Listening for origin: tricks for guessing where Spanish speakers are from

When studying Spanish, many language learners don’t realise they are picking up certain pronunciations and accents. Just like between Australians, Brits, and South Africans, native Spanish-speakers can hear a specific accent as soon as you open your mouth.

As a Chilean-American who has worked with people from all over Latin America, I have been exposed to many pronunciations of Spanish. Over the years I learned to distinguish between some of them.

When I hear Spanish being spoken in the street, I play a little guessing game. I listen for clues to identify where that Spanish-speaker is originally from. Sometimes a regional slang word gives it away. Other times, standardized “television” Spanish can be hard to place.

This guessing game is a good way for Spanish language learners to learn new vocabulary and develop a sophisticated ear. 

Here are a few tricks you can use for guessing where a Spanish-speaker is from.

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Spanish Pronunciation

Native Spanish-speakers from Spain have a distinctive way of pronouncing the letter “z”. In English it sounds like the “th” in the word “maths”. The city of Zaragoza is pronounced “Tharagotha”. The island of Ibiza is pronounced “Ibitha”.

The letter “c” in Spain also gets the “Spanish lisp” treatment when it appears in the middle of a word. 

When I studied abroad in Madrid, my landlady explained to me that Spaniard pronunciation is useful to language learners because you can clearly imagine the correct spelling. She joked that it is important to know if a guy wants you to go cazar (say “cathar”) hunting with him or casar (hard s sound) get married with him. What a mix-up!

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Chilean Pronunciation

The Chilean style of Spanish derives its pronunciation from the accent of Southern Spain. That’s because the explorers that originally brought the Spanish language to Chile were from Andalucía. 

The conquistadors of Spain were sent by the Castillian Queen Isabella before Iberian unity under the Spanish Crown. They called their language Castillian and did not make the “th” noise that is common in Spain today. 

As a result, Latin Americans pronounce “s”, “c”, and “z” all the same: like a hard s. In fact, most Chileans today don’t even claim to speak español. Instead, they say they speak castellano.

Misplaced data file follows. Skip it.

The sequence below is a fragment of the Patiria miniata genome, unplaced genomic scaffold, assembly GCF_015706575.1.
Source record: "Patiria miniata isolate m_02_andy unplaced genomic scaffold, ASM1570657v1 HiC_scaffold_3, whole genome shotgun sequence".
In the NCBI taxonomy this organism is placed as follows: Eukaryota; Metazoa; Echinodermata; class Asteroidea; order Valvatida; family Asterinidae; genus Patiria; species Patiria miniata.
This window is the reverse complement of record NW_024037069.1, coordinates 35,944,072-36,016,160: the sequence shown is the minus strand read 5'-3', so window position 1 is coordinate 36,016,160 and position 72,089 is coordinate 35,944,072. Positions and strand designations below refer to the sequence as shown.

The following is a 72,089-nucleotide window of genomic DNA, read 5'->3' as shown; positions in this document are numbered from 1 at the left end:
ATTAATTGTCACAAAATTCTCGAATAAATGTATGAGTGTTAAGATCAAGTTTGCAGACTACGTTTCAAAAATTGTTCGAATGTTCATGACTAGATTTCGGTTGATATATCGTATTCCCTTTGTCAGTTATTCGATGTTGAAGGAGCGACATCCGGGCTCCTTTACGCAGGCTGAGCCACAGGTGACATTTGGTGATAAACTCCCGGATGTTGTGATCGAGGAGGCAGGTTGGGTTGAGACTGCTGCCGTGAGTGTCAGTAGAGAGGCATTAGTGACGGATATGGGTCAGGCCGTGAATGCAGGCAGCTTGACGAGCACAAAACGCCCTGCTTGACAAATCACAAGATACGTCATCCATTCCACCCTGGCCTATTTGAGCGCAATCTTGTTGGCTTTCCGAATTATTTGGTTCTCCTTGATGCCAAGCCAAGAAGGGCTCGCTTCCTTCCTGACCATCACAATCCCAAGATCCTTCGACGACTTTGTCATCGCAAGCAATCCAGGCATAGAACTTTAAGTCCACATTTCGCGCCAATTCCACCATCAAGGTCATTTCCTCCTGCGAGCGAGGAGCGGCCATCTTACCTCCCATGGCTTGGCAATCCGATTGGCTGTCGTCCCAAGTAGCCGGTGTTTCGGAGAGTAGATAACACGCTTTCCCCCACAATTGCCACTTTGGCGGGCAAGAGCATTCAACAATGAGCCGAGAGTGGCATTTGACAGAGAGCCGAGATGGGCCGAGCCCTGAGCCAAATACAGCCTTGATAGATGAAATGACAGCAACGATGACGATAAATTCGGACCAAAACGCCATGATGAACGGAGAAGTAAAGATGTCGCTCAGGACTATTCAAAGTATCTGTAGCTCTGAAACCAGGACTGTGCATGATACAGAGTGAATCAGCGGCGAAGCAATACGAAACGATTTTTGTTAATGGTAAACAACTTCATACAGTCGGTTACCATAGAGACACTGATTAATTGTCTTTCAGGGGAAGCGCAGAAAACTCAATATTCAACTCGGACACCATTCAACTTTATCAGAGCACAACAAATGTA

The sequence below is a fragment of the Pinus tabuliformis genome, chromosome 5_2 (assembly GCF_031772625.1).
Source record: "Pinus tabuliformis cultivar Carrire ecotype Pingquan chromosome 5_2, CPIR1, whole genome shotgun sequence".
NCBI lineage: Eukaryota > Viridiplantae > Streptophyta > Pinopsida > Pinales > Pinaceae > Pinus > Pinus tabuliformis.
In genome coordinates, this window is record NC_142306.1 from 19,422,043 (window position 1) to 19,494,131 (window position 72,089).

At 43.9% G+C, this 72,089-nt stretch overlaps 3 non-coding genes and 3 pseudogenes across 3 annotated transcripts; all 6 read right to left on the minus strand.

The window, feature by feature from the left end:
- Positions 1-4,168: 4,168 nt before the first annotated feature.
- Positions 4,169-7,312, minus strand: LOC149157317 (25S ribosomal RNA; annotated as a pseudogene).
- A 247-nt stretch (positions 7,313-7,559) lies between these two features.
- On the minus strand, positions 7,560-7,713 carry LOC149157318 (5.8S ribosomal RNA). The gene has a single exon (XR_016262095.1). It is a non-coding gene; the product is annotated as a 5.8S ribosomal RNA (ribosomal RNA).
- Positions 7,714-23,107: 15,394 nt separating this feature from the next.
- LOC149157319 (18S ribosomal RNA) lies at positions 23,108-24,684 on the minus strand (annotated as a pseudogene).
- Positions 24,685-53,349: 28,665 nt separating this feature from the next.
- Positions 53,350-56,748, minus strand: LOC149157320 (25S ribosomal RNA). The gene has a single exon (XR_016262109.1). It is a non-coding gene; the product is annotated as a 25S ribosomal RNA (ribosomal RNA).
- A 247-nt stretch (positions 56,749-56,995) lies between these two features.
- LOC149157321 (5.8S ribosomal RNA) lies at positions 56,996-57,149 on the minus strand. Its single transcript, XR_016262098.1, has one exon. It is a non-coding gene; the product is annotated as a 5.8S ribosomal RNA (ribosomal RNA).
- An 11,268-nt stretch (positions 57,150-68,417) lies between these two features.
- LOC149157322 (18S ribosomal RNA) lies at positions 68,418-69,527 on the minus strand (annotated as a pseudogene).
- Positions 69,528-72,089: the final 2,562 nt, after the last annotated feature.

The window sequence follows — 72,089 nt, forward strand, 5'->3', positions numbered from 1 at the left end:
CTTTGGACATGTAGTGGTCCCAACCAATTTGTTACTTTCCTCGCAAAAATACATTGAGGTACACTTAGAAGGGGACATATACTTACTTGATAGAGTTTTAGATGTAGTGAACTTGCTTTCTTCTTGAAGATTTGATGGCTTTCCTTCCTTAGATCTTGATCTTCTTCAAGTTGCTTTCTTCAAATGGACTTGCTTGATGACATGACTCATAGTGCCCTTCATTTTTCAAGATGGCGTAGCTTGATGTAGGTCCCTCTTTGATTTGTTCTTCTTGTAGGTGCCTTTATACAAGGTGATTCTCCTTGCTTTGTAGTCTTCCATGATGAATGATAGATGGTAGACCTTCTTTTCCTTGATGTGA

There are two dead giveaways for Chilean Spanish speakers. First, Chileans se come la “s” eat the letter s in the middle of words. They pronounce it like an aspirated letter h in English, which is practically silent. Vamonoh instead of vamonos for let’s go. ¿Como ehtah? How are you?

Another noise dropped by Chilean Spanish-speakers is the –ado ending. It gets shortened to just an –ao sound. Want to say you are tired and going to bed like a Chilean? Eh-toy cansao. Me voy a dormir.

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Countries by Spanish Slang and Keywords

Sometimes the strongest hint in the guessing game comes in a single word. 

Young people from Spain call their friends “tío” and “tía” for example. In English this means “uncle” and “auntie”. Spaniards use these words as terms of endearment. It’s a bit like calling your friends “mate” or “lads”. ¿Como están tías? How are you doing ladies?

Another key word for guessing a Spaniard is “vale”. It’s used commonly to take up silence in a conversation like the English words “okay” and to solicit agreement. Vamos a reunir en la biblioteca a las tres de la tarde, ¿vale? Vale, nos vemos entonces. We will meet in the library at 3pm, okay? Okay, we’ll see each other then. 

Slang is another way to identify where a Spanish-speaker is from. Take the word for “cool” for example. It changes from country to country. Venezolanos and some Colombianos use the slang “chévere”. La película fue chévere, ¿no? That movie was cool, right?

Chilenos on the other hand use the word “bacán” to say something is cool. El carrete del viernes pasado fue bacán. The house party last Friday was cool. 

Chileans are also the only ones to use the word “po”. It’s almost untranslatable, but comes from a shortened version of “pues” which means “then”. In fact, Chileans add it to the end of any phrase. ¿Me ves regia po? Claro que sí po. Do I look fabulous [then]? Of course [then]. 

Practise your Spanish pronunciation

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